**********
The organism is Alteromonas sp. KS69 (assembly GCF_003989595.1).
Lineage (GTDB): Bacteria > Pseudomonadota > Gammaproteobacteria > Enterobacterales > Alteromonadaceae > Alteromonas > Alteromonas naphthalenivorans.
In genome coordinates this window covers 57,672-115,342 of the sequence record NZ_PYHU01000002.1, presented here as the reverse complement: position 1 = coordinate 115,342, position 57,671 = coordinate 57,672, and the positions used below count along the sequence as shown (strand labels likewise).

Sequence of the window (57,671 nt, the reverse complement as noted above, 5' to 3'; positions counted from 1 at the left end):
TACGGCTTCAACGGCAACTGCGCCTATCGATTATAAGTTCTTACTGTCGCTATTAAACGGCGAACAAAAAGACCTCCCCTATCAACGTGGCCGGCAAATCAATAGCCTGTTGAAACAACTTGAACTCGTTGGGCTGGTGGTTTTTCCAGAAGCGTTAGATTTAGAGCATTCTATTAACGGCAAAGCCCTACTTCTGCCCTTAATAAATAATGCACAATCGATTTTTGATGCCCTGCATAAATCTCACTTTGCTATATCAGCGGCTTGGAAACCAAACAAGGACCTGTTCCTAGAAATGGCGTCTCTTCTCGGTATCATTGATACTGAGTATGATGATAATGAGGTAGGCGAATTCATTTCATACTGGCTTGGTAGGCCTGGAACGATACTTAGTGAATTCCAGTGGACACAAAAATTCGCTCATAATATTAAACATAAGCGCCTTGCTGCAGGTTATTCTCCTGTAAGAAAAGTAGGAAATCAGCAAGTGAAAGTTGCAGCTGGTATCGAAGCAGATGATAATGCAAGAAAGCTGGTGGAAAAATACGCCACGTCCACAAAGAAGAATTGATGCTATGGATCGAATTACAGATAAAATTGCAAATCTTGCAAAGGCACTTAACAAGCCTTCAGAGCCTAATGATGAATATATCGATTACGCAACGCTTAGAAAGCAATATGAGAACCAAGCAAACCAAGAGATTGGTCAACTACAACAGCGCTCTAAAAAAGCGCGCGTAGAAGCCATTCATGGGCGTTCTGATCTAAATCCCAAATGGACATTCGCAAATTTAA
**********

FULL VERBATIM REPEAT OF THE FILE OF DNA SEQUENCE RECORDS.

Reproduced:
The organism is Alteromonas sp. KS69 (assembly GCF_003989595.1).
Lineage (GTDB): Bacteria > Pseudomonadota > Gammaproteobacteria > Enterobacterales > Alteromonadaceae > Alteromonas > Alteromonas naphthalenivorans.
In genome coordinates this window covers 57,672-115,342 of the sequence record NZ_PYHU01000002.1, presented here as the reverse complement: position 1 = coordinate 115,342, position 57,671 = coordinate 57,672, and the positions used below count along the sequence as shown (strand labels likewise).

Sequence of the window (57,671 nt, the reverse complement as noted above, 5' to 3'; positions counted from 1 at the left end):
TACGGCTTCAACGGCAACTGCGCCTATCGATTATAAGTTCTTACTGTCGCTATTAAACGGCGAACAAAAAGACCTCCCCTATCAACGTGGCCGGCAAATCAATAGCCTGTTGAAACAACTTGAACTCGTTGGGCTGGTGGTTTTTCCAGAAGCGTTAGATTTAGAGCATTCTATTAACGGCAAAGCCCTACTTCTGCCCTTAATAAATAATGCACAATCGATTTTTGATGCCCTGCATAAATCTCACTTTGCTATATCAGCGGCTTGGAAACCAAACAAGGACCTGTTCCTAGAAATGGCGTCTCTTCTCGGTATCATTGATACTGAGTATGATGATAATGAGGTAGGCGAATTCATTTCATACTGGCTTGGTAGGCCTGGAACGATACTTAGTGAATTCCAGTGGACACAAAAATTCGCTCATAATATTAAACATAAGCGCCTTGCTGCAGGTTATTCTCCTGTAAGAAAAGTAGGAAATCAGCAAGTGAAAGTTGCAGCTGGTATCGAAGCAGATGATAATGCAAGAAAGCTGGTGGAAAAATACGCCACGTCCACAAAGAAGAATTGATGCTATGGATCGAATTACAGATAAAATTGCAAATCTTGCAAAGGCACTTAACAAGCCTTCAGAGCCTAATGATGAATATATCGATTACGCAACGCTTAGAAAGCAATATGAGAACCAAGCAAACCAAGAGATTGGTCAACTACAACAGCGCTCTAAAAAAGCGCGCGTAGAAGCCATTCATGGGCGTTCTGATCTAAATCCCAAATGGACATTCGCAAATTTAA